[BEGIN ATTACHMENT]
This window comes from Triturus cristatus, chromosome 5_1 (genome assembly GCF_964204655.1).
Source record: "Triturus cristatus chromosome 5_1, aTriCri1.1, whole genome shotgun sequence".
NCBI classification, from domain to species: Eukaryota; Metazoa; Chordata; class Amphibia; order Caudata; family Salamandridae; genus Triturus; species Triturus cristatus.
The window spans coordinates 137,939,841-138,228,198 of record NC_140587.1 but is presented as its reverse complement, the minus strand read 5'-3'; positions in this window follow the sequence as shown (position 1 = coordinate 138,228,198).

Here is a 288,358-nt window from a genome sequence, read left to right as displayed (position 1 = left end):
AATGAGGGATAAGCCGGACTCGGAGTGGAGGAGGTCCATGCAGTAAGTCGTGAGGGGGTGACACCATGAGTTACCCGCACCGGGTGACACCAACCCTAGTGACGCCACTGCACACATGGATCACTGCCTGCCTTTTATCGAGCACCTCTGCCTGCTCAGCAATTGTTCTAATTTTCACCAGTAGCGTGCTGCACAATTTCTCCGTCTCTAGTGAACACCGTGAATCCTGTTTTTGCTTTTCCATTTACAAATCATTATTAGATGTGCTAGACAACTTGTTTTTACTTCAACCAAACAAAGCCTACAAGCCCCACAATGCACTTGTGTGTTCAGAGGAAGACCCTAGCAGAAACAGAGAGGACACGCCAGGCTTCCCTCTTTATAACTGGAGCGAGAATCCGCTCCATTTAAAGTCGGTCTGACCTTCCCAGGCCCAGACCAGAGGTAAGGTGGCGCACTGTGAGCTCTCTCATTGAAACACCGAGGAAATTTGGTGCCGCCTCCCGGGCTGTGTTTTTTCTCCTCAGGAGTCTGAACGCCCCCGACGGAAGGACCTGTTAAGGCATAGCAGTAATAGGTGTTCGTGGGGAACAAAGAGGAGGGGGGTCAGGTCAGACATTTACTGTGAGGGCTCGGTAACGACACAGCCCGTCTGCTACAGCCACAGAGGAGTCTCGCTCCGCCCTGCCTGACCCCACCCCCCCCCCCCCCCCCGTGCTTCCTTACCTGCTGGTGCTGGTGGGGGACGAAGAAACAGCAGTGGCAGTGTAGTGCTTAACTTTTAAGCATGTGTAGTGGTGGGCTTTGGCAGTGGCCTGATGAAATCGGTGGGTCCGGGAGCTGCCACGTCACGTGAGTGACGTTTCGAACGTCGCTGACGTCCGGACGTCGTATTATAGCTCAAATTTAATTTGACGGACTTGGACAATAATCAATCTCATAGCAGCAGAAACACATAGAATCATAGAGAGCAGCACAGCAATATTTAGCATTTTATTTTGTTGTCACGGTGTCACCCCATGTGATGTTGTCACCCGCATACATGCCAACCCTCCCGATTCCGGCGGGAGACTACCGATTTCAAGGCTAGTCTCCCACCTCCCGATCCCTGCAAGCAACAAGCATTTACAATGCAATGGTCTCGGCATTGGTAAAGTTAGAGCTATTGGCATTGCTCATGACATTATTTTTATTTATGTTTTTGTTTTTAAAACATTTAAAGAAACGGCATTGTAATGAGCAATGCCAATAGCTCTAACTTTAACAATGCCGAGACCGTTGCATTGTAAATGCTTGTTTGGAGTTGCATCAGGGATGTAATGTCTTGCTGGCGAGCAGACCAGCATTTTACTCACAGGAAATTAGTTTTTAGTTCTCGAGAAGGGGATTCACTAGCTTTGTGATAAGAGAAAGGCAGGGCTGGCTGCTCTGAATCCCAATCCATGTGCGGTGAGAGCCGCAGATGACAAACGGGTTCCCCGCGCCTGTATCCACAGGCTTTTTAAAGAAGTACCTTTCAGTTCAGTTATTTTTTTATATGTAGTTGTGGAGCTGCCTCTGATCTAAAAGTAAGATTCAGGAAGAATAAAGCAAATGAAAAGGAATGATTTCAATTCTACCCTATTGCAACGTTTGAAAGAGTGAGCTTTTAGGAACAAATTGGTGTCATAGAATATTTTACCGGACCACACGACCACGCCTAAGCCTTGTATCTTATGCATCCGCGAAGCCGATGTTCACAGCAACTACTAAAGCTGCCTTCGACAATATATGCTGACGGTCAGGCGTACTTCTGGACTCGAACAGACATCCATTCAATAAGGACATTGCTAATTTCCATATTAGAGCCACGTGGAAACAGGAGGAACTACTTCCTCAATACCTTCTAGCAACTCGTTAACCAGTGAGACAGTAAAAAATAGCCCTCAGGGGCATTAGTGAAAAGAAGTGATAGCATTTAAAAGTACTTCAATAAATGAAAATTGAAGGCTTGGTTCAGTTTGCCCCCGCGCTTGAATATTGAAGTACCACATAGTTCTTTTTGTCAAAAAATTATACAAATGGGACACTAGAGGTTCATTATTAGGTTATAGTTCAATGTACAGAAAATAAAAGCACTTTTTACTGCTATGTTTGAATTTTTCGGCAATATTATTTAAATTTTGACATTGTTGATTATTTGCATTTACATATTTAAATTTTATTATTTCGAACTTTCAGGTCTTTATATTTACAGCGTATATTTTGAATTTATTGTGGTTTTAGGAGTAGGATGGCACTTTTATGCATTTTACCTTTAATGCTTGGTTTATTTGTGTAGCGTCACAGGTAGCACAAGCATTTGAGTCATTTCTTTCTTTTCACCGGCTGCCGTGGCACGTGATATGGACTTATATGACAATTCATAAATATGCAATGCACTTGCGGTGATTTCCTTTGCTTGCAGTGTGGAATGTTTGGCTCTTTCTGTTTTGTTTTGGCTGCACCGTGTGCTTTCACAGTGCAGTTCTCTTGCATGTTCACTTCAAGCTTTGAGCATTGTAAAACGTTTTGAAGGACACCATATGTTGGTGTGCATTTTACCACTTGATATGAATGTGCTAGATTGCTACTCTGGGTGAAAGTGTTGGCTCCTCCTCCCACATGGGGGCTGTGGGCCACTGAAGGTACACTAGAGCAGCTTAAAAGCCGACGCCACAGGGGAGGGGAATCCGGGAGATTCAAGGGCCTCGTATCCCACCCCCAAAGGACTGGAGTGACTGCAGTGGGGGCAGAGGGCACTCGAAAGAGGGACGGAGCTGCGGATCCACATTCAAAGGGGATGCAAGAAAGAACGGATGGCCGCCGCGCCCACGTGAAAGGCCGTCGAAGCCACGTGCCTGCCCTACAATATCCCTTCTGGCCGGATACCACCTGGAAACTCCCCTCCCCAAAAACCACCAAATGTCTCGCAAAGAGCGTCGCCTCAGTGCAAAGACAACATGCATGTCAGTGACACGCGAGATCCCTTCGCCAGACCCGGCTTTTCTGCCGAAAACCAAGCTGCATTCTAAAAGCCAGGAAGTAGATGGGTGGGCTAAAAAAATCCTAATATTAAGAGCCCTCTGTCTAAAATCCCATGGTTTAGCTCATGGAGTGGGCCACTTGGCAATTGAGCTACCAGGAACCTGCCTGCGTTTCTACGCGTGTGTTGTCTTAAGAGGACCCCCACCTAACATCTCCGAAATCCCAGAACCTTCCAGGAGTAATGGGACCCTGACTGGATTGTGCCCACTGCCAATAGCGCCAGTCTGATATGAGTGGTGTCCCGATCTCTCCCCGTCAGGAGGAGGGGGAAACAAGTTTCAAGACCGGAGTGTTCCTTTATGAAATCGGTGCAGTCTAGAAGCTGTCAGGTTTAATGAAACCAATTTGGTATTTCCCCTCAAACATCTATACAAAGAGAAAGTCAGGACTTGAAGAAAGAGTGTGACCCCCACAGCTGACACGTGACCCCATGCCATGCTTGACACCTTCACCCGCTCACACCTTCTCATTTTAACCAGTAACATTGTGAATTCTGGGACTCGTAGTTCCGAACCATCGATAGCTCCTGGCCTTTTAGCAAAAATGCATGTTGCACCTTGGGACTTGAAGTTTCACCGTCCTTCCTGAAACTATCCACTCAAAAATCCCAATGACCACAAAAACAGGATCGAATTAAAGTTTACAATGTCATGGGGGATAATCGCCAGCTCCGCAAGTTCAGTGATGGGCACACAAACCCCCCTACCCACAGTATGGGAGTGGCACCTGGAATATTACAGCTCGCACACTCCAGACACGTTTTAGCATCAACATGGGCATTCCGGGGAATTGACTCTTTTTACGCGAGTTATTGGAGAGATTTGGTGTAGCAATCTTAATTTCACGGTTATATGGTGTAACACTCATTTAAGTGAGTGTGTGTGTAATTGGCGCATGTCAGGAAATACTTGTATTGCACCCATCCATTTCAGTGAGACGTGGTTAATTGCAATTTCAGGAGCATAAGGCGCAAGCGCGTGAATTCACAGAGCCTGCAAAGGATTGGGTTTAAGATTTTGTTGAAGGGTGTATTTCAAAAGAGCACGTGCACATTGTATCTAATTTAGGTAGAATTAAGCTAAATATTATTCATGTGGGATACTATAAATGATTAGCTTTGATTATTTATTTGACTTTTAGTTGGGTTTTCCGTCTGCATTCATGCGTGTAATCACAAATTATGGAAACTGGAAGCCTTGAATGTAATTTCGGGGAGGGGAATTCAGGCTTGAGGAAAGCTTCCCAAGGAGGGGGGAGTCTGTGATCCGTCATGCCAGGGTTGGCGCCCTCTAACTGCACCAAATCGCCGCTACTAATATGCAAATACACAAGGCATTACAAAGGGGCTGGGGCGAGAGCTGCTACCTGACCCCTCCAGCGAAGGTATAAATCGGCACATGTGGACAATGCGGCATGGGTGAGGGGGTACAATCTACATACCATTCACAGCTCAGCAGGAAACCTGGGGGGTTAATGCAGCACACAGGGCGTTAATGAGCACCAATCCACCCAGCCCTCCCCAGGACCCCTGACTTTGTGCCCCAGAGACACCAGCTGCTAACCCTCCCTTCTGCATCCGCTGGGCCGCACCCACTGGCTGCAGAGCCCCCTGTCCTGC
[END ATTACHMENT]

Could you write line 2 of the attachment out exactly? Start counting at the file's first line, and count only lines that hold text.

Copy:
Source record: "Triturus cristatus chromosome 5_1, aTriCri1.1, whole genome shotgun sequence".